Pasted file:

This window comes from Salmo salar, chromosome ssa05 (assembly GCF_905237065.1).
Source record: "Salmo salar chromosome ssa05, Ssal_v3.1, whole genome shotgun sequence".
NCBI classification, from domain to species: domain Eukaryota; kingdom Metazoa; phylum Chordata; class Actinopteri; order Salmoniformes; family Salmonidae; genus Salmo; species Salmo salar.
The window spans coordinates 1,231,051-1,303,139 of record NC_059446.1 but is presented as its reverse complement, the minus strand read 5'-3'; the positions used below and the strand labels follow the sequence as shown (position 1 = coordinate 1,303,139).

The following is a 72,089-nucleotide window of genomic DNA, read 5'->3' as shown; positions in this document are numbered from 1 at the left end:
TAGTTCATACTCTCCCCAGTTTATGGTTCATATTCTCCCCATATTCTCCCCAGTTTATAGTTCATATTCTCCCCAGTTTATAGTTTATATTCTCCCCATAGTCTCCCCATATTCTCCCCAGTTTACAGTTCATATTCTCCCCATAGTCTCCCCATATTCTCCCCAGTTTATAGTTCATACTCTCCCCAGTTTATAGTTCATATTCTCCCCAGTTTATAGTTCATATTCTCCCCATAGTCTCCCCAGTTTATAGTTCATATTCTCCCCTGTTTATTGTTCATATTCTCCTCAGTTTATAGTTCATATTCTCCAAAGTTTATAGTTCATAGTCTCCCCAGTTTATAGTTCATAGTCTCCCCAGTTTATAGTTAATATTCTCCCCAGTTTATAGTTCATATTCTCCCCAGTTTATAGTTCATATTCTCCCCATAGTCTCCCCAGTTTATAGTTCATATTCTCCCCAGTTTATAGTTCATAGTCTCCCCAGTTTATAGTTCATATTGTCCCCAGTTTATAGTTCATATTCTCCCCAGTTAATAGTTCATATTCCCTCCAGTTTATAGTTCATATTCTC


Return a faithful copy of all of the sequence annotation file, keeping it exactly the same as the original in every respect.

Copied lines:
This window comes from Salmo salar, chromosome ssa05 (assembly GCF_905237065.1).
Source record: "Salmo salar chromosome ssa05, Ssal_v3.1, whole genome shotgun sequence".
NCBI classification, from domain to species: domain Eukaryota; kingdom Metazoa; phylum Chordata; class Actinopteri; order Salmoniformes; family Salmonidae; genus Salmo; species Salmo salar.
The window spans coordinates 1,231,051-1,303,139 of record NC_059446.1 but is presented as its reverse complement, the minus strand read 5'-3'; the positions used below and the strand labels follow the sequence as shown (position 1 = coordinate 1,303,139).

The following is a 72,089-nucleotide window of genomic DNA, read 5'->3' as shown; positions in this document are numbered from 1 at the left end:
TAGTTCATACTCTCCCCAGTTTATGGTTCATATTCTCCCCATATTCTCCCCAGTTTATAGTTCATATTCTCCCCAGTTTATAGTTTATATTCTCCCCATAGTCTCCCCATATTCTCCCCAGTTTACAGTTCATATTCTCCCCATAGTCTCCCCATATTCTCCCCAGTTTATAGTTCATACTCTCCCCAGTTTATAGTTCATATTCTCCCCAGTTTATAGTTCATATTCTCCCCATAGTCTCCCCAGTTTATAGTTCATATTCTCCCCTGTTTATTGTTCATATTCTCCTCAGTTTATAGTTCATATTCTCCAAAGTTTATAGTTCATAGTCTCCCCAGTTTATAGTTCATAGTCTCCCCAGTTTATAGTTAATATTCTCCCCAGTTTATAGTTCATATTCTCCCCAGTTTATAGTTCATATTCTCCCCATAGTCTCCCCAGTTTATAGTTCATATTCTCCCCAGTTTATAGTTCATAGTCTCCCCAGTTTATAGTTCATATTGTCCCCAGTTTATAGTTCATATTCTCCCCAGTTAATAGTTCATATTCCCTCCAGTTTATAGTTCATATTCTC